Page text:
HR REPORT: Understanding "Work to Rule"
During September 2018, the labor union that represents firefighters in the City of Manchester announced their intent to restrict their work activities to those duties identified in their job descriptions and in their collective bargaining agreement. This type of restriction on work activities is commonly referred to as “work to rule”. The Union’s announcement followed the Board of Mayor and Alderman’s rejection of a proposed wage adjustment for City firefighters, whose last collective bargaining agreement expired in 2017. As a result of the Union’s announcement, the Manchester Fire Department anticipated that few firefighters would volunteer to participate in the annual Fire Prevention Week Parade scheduled for October 7, 2018. As a result, the event, a 64 year tradition, was cancelled.
Under New Hampshire law, public employees have the right to join labor unions and to collectively bargain with their employers. In the private sector, employers and employees engaged in collective bargaining have the ability to use their respective economic power to try to leverage their negotiating positions. For employers, this means the right to “lock out” employees and prevent them from reporting to work or receiving a paycheck. For employees, this means the right to strike and withhold their services. When employing these strategies, the employer’s customers often suffer an interruption in the delivery of supplies or services. In enacting New Hampshire’s public sector collective bargaining law, RSA 273-A, the Legislature recognized that public employers provide essential services whose disruption during a labor dispute would be contrary to the public good. Accordingly, RSA 273-A:5 establishes that it is an unfair labor practice for employers to invoke a lockout or for employees “to engage in a strike or other form of job action.” Further, RSA 273-A:13 expressly declares “strikes and other forms of job action by public employees” to be unlawful and authorizes public employer to seek injunctive relief. Recognizing that both public employers and employees would lose bargaining power if denied their respective rights to lockout or to strike, the Legislature established a dispute resolution procedure intended to facilitate settlement of labor contracts. The dispute resolution system provides for mediation and non-binding fact finding, and which allows the labor organization to appeal directly to the public employer’s legislative body to support changes in wages and benefits that the employees might be seeking.
RSA 273-A does not define a “job action.” In a case arising from a previous dispute between Manchester and its firefighters, the NH Supreme Court stated that a job action “generally involves union activities such as strikes, or sickouts, in which a public employer is unable to perform its essential governmental services.” In 1980, the Court determined that a “sickout” by Manchester firefighters was a form of unlawful job action, in that it strained the City’s ability to deliver Fire Department services. However, in a 1999 decision, the Court said that the refusal of police officers to work paid details did not constitute an unlawful job action, in that the employer had an alternate method (forced overtime) of assuring adequate police coverage.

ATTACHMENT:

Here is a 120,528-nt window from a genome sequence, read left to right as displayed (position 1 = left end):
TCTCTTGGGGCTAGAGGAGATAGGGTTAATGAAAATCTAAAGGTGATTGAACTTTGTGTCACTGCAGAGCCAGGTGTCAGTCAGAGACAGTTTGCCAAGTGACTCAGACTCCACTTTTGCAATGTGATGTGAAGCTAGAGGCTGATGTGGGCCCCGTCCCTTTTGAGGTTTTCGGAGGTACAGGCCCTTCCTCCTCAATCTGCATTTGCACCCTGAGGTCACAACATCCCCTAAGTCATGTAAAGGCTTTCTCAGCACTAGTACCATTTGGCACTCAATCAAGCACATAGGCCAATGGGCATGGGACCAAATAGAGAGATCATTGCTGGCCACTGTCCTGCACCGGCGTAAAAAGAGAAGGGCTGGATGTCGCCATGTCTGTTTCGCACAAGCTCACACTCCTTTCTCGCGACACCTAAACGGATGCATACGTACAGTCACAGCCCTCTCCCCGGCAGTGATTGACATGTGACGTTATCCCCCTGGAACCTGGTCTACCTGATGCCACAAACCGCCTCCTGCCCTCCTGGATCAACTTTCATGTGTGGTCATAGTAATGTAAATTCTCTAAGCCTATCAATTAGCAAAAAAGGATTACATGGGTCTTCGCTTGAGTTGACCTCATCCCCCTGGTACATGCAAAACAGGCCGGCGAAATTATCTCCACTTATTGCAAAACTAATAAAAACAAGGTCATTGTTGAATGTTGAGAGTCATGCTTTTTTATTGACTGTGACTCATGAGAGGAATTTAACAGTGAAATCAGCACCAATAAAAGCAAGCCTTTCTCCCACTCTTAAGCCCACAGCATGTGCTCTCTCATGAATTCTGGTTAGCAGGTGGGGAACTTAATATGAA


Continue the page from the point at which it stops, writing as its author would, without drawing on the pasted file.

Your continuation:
Even if employees limit their work activities to those defined in a job description or a collective bargaining agreement, they may still be considered to have engaged in an unlawful job action. In 1991, the PELRB held that a teacher union had engaged in an unlawful job action when it discouraged members from volunteering their participation in after school events, including parent conferences, committee work, and other school events. In a rare instance where “past practice” worked in the employer’s favor, the PELRB held that “the decision to withhold the volunteer duties well understood and established through past practice is a [unlawful] concerted action.” Similarly, in a decision that predates RSA 273-A, the Court held that the refusal of firefighters to voluntarily respond to bell alarms and mutual aid calls while off duty was unlawful, in that responding to these calls was a longstanding past practice, regardless of the job description or collective bargaining agreement language, and that the refusal to respond interfered with the employer’s ability to deliver services.
Based on these PELRB and Court decisions, limiting work activities to those described in a job description or collective bargaining agreement may still constitute an unlawful job action. If employees no longer engage in activities which they have a past practice of participating in and if their refusal to participate interferes with the delivery of essential services, the conduct may be unlawful. Manchester may not get its parade, but the public should expect that employees will respond to the bell and return to work when an emergency arises.
Mark Broth is a member of DrummondWoodsum’s Labor and Employment Group. His practice focuses on the representation of private and public employers in all aspects of the employer-employee relationship. This is not a legal document nor is it intended to serve as legal advice or a legal opinion. Drummond Woodsum & MacMahon, P.A. makes no representations that this is a complete or final description or procedure that would ensure legal compliance and does not intend that the reader should rely on it as such. “Copyright 2018 Drummond Woodsum. These materials may not be reproduced without prior written permission.”